The great Office 365 v Google debate
There can be no more distinctive sign of changing habits in business technology than the debate that continues to rage on AccountingWEB on the relative merits of Micrsoft Office365 versus Google Apps.
Accountants are unlikely to give up Excel without a fight, but the very existence of these discussions indicate that Microsoft’s iron grip on the profession may be slipping.
Many of these discussions have been triggered by new PC purchases and questions from members about the pros and cons of upgrading to Microsoft Office 365.
AccountingWEB blogger Charlie Carne offered a detailed description of the ingredients that are bundled within the Office 365 package: montly subsriptions to the traditional desktop Office products (Word, Excel, Outlook, PowerPoint, etc) costing from £3.00 to £7.00 per user per month, with up to 1TB (terabyte) of online storage and access to web versions of the same files on up to five different devices. The premium Office 365 subscription also provides a hosted Microsoft Exchange email server along with the productivity programs for £7.80 a month.
For Carne, Word and Excel are indispensable. “I’m a big fan of Office 365. Most of us are used to Word and Excel, so the Google versions of those are a bit of a let-down in comparison,” he said. At the current subscription rates, he added, “I don't see how cost is a major issue.”
According to other AccountingWEB members, however, Office365’s main weakness is Microsoft Exchange.
“Hosted Exchange isn't the best or most intuitive (forced archiving and deletion options with silly names, for example - forced decluttering coming to you this month),” wrote KJevans, “and certainly not the cheapest. Rackspace mail is generally cheaper and just as good.”
Mumpin concurred, “The Exchange part really took some setting up. Assuming you have a website and a domain you need to go onto your hoster’s site and enter great strings of code.
“Should’ve stuck with Office 2003 and given Gmail for business a go.”
But switching to a subscription model and supporting users across a range of web-connected devices has opened Microsoft up to competition from Google’s Application suite, which runs entirely in the cloud.
AccountingWEB has lived through this transition during the past year. While Microsoft Office is still installed on most PCs, the default environment for creating, sending and storing files are Google apps including Docs, Sheets, Gmail and Drive. Surprisingly for such a Word- and Excel-dependant crew we survived to tell the tale - just.
In common with many organisations, cost was our primary driver. Running a Microsoft Exchange email server to support the entire 100+ network of our parent company Sift was expensive. With the Office productivity package added to the mix, our tech support team estimates the overall savings ran to £10,000 a year.
“For us to continue with Exchange in-house we would have needed new servers, vast storage for live, backup and archive data. The licenses from Microsoft were not cheap either,” explains our tech guy James Comley.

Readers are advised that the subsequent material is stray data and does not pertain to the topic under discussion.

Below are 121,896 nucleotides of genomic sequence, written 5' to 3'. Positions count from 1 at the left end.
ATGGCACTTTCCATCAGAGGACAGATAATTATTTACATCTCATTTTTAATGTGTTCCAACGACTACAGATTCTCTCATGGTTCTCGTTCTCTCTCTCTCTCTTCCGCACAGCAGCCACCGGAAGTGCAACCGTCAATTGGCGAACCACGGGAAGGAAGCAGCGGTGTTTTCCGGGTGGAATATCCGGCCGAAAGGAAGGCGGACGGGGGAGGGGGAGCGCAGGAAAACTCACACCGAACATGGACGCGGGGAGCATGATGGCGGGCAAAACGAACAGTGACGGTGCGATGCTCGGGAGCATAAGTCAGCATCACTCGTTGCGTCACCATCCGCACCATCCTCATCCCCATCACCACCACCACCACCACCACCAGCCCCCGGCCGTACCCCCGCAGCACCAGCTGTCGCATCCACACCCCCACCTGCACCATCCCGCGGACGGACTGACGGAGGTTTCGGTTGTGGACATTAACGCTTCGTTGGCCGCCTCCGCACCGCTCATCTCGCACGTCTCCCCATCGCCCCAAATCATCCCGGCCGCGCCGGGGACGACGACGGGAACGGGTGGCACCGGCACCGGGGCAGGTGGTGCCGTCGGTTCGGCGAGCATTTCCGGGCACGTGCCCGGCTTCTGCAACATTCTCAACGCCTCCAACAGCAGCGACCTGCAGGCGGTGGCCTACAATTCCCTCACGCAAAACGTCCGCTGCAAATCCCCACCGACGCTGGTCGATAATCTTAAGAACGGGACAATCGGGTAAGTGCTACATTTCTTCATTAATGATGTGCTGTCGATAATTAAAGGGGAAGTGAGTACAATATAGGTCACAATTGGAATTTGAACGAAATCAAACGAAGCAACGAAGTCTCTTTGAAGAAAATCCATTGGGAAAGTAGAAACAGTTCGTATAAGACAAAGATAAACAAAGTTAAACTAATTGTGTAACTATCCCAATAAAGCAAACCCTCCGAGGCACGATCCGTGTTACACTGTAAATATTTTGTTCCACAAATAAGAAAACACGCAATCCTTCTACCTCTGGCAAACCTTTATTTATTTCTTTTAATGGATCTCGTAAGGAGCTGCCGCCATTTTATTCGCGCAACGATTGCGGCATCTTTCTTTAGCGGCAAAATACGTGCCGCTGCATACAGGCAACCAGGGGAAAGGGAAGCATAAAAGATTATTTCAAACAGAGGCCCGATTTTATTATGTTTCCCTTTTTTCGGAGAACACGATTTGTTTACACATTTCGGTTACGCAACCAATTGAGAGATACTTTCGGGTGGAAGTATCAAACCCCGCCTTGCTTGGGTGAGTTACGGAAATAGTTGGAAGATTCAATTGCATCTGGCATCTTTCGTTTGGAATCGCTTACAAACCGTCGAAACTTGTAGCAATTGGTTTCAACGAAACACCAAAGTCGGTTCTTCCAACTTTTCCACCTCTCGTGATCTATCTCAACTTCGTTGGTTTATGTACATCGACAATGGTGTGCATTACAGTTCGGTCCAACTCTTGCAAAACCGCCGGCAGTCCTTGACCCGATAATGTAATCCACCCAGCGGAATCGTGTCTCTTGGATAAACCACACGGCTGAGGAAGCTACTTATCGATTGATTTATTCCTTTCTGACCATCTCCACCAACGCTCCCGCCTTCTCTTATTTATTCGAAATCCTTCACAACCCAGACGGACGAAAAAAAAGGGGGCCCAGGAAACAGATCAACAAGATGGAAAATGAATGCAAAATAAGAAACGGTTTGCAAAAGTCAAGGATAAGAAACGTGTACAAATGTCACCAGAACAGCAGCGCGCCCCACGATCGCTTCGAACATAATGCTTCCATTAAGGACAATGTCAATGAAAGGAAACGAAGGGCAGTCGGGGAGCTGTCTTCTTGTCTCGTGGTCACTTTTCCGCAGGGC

But reducing risk was a bigger factor in the Google decision, he added: “We no longer have the concern of maintaining an email server. “This extends to ensuring the server was up 100% of the time, ensuring security updates are applied, applying feature updates and backing up and archiving hundreds of gigabytes of data.
Our Exchange server offered only 1GB of mailbox storage per user. Google offers 30GB.
If decades of use have habituated you to Microsoft keyboard shortcuts, macros, styles, PivotTables and other data management routines, switching to the frill-free Google Spreadsheets and Docs environment is a wrench. Even though they are growing in sophistication, the Google tools still lag a long way behind Microsoft’s. But Google’s tools are growing in sophistication and are supported by a library of add-ons that are filling some of the gaps.
On the other side of the equation, Google Apps support genuine real-time collaboration in common documents. This can occasionally mess things up if you want to revert to a previous variant, but the relief of not having to name and manage multiple versions is significant.
What doesn’t work is trying to move between the two environments. Probably deliberately document formats and spreadsheet formulae do not travel well. You can store Excel, Word and PowerPoint files on Google Drive, but you’re better advised to build new versions from scratch in the alternative environment than trying to copy the old ones across.
Switching to Google Apps can deliver benefits for a cloud-based organisation, but they need to be of a certain size and type to justify the costs. Rather than trusting Google Business to look after everything, you’ll still need to have backup services in place, which will bulk up your monthly cost.
“A company below five staff would really need to think hard about the value/return investing in Google Business would deliver,” said Comley. Based on his experiences for bigger companies, he added, “I would certainly recommend Google Business.”
This article is just one more episode in what looks to be an interminable debate. Like everything else, the cloud revolution is changing the business software landscape. But with personal habits and preferences retaining a powerful hold on accountants, it may be some time before either side will be able to claim outright victory.
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AccountingWEB’s interim Editor in Chief has been with the site since 1999 and returned to the editorial hot seat in March 2020 to lead the hunt for a long-term successor... Send a DM if you're interested! When not tending to the needs of AccountingWEB members and geeking out on their technology habits, he devotes much of his time to his oddball...